This was the day that I had been most excited about: our trip to the zoo! Once again, we were picked up at our hotel. This time, we made the short trip (unlike yesterday’s long drive) to the Cairn’s Tropical Zoo. We had signed up for something called Zootastic, which earned us a private tour and animal encounters. In order (I think) here are all our animal encounters:
I fed kangaroos!
The roo’s and wallabies are very friendly. Everyone at the zoo can walk into their enclosure and feed them. I was very cautious because they have crazy claws on their hands and (as we all know) their legs are mega-strong. I didn’t want to piss off any kangaroos and come home without an eye!
I fed a pelican!
This wasn’t part of the tour. I just so happened to be standing there when it was feeding time. A zookeeper came out with a bucket of fish and gathered up everyone nearby. (It was pretty much me and bunch of little kids!) We put on gloves and took turns throwing the fish to the pelicans. It was funny to watch the kids because you are supposed to lob the fish (so that it goes in head first) but most of them just flopped the fish over. Hehe!
We both fed a group of lemurs!
Stephen and I stepped into the lemur enclosure where we hand-fed 4 female lemurs a mixture of oats, apples, grapes, and meal worms. Turns out, lemurs are a female-dominate species with a strong hierarchy. There is a clear leader and clear low woman on the totem pole. If the others decide they don’t think the low ranking lemur should eat, they will take all her food. If we were to try to sneak her some, they’d beat her up. (That didn’t happen while we were there, but apparently it’s pretty normal.) Poor, crazy lemurs. This was my favorite part of the day. The way the lemurs would reach out and take your hand and the look in their eyes, very human-like!
We fed (carefully!) a cassowary!
Cassowaries are big ol’ birds that live in the Australian rainforest. They are a keystone species, and as such, vital to the survival of the rainforest. (It has to do with their ability to eat certain things, poop them out, and fertilize the rainforest.) I had never heard of one, and the way they were described sounded crazy. This bird looks prehistoric with raptor-like legs, a colorful face, a waddle, and pliable horn on their head. (The horn looks like bone, but is moldable like honey-comb or aerobars.) We fed her through the fence very carefully. I was scared she’d take my fingers off, but in fact, the cassowary has great aim. She knew exactly what she was doing.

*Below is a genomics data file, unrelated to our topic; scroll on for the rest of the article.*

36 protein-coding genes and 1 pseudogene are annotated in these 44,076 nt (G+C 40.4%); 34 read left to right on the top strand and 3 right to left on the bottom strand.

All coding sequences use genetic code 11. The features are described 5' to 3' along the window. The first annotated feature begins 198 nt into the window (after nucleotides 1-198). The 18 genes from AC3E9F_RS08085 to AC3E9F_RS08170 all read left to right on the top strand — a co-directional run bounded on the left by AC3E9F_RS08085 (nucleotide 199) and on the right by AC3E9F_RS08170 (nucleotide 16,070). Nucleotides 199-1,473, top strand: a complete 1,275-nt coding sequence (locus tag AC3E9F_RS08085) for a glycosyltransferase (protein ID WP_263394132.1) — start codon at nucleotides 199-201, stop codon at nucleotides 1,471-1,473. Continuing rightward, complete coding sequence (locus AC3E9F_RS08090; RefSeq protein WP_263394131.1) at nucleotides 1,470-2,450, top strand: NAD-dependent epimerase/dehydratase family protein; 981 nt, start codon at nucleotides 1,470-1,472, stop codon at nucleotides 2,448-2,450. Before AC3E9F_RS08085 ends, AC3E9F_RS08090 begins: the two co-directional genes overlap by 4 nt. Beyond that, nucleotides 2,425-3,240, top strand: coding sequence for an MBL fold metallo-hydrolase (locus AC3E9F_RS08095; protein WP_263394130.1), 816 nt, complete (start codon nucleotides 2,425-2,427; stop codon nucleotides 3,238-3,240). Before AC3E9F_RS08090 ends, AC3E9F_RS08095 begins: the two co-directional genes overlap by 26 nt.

We held a baby alligator!
This brough out this little guy for us to touch and hold. The reptile specialist was there too to explain to us some of the differences between crocs and alligators and to answer our questions. I was scared he’d try to squirm out of my hands, but that wasn’t an issue. He just layed there.
We fed crocs!
For this part, we took turns standing on a ledge (surrounded by fencing) jutting out over the croc enclosure. We had long bamboo poles, and dead little chickens were tied to the end. We’d dangle the chicky over the crocs to tease them and get them to jump. After a few teaser rounds, we let the crocodiles get the birds. It was incredible to see how high they can jump and the strength with which they chomp. There is a loud popping sound when they bite, that is their jaw killing their prey (if it was alive, that is). Freaky!
We got up close and personal with a python!
They brough out this big lady. (I think she was a Burmese python) from the reptile house. Scary shizz, y’all. We couldn’t hold her (she’s too big), but I wouldn’t have wanted to. I got freaked out just squatting next to her. I could tell just how easily should could kill me if she wanted to and I kept having flashbacks to the movie Anaconda. This was a quick visit!
We cuddled a koala!
My goal activity! Now, koalas have strict working regulations. They only work a few days a week and only for a half hour at a time. Translation: you only get to hold their little fellas for a few minutes. She was soft and friendly. I love the look on her face – so pensive! I loved holding her, but it wasn’t as exciting as I thought it would be. (The lemurs definitely take the cake for best activity of the day. Sorry, koala!)
We got a face full of birds!
This was the final portion of Zootastic. We went into the bird area, and Maddie (our zoo tour guide) gave us both bowls of nectar and these colorful babies swarmed all over us. (There were more; this picture was taken as the bird craziness was dying down.) They were so bright and beautiful! It was neat to have them surrounding us. A great end of the zootastic experience.
We watched a wombat presentation!
Before we got transported back to the hotel, we caught a koala/woman presentation put on by one of the zoo keepers. She explained more about koalas (they have buttplates!) and their cousin, the wombat (they have buttplates, too!) Wombats (who I’ve never given much thought to before) are very cool. Most of the time, they are sleepy and slow, but it turns out they can really move when they want to. They are talented diggers and smart opponents. (A wombat can kill a dingo with it’s buttplate. How’d you like them apples?!)
Another full day that left us completely pooped! (And this was only a half day at the zoo!) I kept saying, “We got our money’s worth” because I feel like we really did. The zoo was tiny, but it had so much to offer. Anyone who wants to get in some animal experience, should do this! Sure, you could go to the zoo and just look at the animals, but this way you get to really experience the animals. Two thumbs way up!
Next up, our (queasy) day out at the Great Barrier Reef.*